5. Product Development & Launches

It’s expensive to launch and market a new product. But, with social media, a company can reach out to a targeted audience (who, by the way, have chosen to follow them) and talk about their new products, features, services, etc…OR…take it one step back….get the opinion of their targeted market about future product ideas. Within minutes, you can literally let the entire world know about your new product (or idea for one) and receive instant feedback! Best. Focus. Group. Ever.

There are several reasons why social media is important to both business-to-business companies and business-to-consumer companies. Share your ideas. Why do you think social media is important for a business?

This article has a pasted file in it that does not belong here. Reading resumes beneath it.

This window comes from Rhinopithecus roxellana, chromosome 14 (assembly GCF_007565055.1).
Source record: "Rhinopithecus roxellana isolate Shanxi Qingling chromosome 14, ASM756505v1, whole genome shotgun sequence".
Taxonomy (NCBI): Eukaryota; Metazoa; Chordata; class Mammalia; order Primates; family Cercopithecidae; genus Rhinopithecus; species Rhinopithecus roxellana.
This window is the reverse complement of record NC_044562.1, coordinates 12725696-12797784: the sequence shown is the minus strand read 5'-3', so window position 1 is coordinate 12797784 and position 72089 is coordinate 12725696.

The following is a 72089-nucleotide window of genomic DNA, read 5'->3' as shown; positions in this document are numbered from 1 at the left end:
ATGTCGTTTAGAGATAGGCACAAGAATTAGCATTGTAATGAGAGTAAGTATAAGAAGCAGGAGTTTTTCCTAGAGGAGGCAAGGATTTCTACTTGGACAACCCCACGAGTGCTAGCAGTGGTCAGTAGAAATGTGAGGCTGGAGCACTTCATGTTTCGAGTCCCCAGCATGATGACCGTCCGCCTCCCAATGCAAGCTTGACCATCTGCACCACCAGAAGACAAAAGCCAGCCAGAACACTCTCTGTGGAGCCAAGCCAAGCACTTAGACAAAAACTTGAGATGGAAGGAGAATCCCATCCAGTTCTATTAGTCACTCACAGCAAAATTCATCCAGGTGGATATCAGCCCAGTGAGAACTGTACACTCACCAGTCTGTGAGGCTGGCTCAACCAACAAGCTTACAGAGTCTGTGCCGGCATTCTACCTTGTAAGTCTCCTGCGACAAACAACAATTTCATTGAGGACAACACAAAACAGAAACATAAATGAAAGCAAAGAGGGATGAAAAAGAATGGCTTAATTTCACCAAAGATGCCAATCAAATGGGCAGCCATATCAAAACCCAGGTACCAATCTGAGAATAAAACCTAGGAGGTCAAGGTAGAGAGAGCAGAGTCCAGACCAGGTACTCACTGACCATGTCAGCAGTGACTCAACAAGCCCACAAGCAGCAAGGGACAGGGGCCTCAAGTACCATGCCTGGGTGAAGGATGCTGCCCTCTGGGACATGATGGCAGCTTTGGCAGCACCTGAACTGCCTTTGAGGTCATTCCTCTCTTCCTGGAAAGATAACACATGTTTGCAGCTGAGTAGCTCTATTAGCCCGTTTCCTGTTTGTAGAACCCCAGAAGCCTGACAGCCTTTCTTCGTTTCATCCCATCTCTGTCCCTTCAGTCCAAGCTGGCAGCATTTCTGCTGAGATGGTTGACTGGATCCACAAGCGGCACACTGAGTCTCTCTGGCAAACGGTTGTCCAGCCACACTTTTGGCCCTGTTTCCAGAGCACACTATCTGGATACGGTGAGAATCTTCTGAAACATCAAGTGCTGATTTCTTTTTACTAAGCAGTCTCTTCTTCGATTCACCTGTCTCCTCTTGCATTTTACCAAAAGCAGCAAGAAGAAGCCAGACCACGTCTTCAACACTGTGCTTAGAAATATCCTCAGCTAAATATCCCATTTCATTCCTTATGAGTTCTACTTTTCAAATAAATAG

5 thoughts on “Five Reasons Social Media Matters for Business to Business

  1. Brent says:

    You are right that “likes, tweets and shares” contribute something to the relationship-building environment. The question is: how much? In a consumer-facing relationship, there is undoubtedly more value to social media as consumers tend to trust friends and family before other sources. In the business community, it is also about the return on investment – and proving that likes, tweets, and shares actually result in increased sales and revenue. Social media is not a silver bullet, but should be viewed as one of many channels to reach and influence the audience. Good research will validate which channels are more efficient and effective than others.

  2. Rhett says: